WASHINGTON (AP) — Seeking to reverse Puerto Rico's spiraling economy, House Republicans on Tuesday released compromise legislation to create a tough new financial control board for the territory.
Puerto Rico is struggling with $70 billion in debt, and its governor has said the territory is battling a humanitarian crisis. The legislation would create a seven-member board that would put financial plans in place but still allow the island's government to have some say in the process.
Democrats had rejected a previous draft of the bill, saying the board was too powerful under a previous draft. Republicans said Tuesday they are aiming to avoid a "colonialist" approach
The compromise bill would allow the board to oversee some court-supervised debt restructuring. But in an attempt to mollify conservatives, the legislation would give creditors more of a say.
House Speaker Paul Ryan, R-Wis., endorsed the bill, saying Congress has a constitutional responsibility "to bring order to the chaos" in Puerto Rico.
Ryan said the legislation "holds the right people accountable for the crisis, shrinks the size of government, and authorizes an independent board to help get Puerto Rico on a path to fiscal health. Just as important for the long term, this bill protects American taxpayers from bailing out Puerto Rico."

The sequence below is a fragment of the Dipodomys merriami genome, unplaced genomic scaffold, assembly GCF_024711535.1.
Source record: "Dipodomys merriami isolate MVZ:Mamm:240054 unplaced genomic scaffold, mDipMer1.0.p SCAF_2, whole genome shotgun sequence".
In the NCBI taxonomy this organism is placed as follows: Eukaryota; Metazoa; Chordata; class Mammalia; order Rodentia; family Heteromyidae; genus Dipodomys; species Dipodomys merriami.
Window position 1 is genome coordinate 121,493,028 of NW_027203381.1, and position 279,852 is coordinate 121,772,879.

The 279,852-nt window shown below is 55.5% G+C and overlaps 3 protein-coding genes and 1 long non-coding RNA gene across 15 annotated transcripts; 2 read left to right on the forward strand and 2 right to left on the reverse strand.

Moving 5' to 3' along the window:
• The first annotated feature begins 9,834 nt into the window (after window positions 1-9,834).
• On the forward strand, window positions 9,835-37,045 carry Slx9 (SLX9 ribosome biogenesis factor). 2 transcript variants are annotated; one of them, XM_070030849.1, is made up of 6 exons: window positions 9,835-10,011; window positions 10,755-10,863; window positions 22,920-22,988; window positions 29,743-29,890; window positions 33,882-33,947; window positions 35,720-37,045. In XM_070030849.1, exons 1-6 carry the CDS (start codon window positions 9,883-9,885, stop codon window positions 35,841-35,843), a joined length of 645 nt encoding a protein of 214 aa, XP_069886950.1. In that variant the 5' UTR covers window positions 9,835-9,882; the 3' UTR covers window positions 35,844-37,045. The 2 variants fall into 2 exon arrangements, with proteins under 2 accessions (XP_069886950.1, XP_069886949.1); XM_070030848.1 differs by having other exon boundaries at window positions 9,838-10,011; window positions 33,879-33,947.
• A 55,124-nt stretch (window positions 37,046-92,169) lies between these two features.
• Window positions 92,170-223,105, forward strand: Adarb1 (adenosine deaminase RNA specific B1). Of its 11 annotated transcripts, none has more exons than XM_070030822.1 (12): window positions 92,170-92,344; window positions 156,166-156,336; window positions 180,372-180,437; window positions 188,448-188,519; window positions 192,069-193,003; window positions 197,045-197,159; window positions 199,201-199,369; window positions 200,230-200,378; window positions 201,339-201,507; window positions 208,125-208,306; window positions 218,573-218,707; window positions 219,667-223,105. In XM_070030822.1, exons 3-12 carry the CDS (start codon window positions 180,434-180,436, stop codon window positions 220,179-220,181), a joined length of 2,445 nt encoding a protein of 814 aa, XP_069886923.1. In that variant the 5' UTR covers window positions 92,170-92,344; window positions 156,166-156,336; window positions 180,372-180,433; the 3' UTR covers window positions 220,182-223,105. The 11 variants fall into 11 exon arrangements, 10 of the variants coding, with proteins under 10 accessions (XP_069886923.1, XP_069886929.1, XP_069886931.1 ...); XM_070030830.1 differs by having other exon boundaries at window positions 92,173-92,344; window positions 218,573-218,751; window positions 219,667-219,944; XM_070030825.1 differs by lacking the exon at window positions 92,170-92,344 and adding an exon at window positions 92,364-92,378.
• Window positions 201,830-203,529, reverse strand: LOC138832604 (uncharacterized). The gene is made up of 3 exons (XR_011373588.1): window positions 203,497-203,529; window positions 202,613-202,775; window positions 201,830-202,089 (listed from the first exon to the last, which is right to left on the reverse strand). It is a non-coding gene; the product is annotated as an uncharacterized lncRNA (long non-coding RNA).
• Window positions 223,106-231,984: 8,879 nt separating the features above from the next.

The previous draft released by House Natural Resources Committee Chairman Rob Bishop, R-Utah, drew opposition from Puerto Rican officials, Democrats and some conservatives. In a summary of the bill, the committee said they tweaked the earlier draft "to address concerns that it was too colonialist, while still being able to achieve intended goals."
The legislation would not give Puerto Rico the broad bankruptcy authority it has asked for, but would allow the oversight board to decide whether debt restructuring is necessary. If the board decides it is needed in some areas and certain conditions are met, it could facilitate court-supervised debt restructuring.
The House Republican Study Committee, a group of around 170 conservatives, had expressed concerns about the debt restructuring provisions, throwing the bill's future in doubt. Republican Rep. Bill Flores of Texas, head of that group, said Tuesday that they are still reviewing the new version of the legislation, "but we are encouraged that there appear to be some improvements."
A spokesman for House Democratic Leader Nancy Pelosi said she is still examining the legislation. Pelosi had rejected the previous version, saying it would exert "undue and undemocratic control" over the territory.
Puerto Rico has been mired in economic stagnation for nearly a decade. The territory's financial problems grew worse as a result of setbacks in the wider U.S. economy, and government spending in Puerto Rico continued unchecked as borrowing covered increasing deficits.
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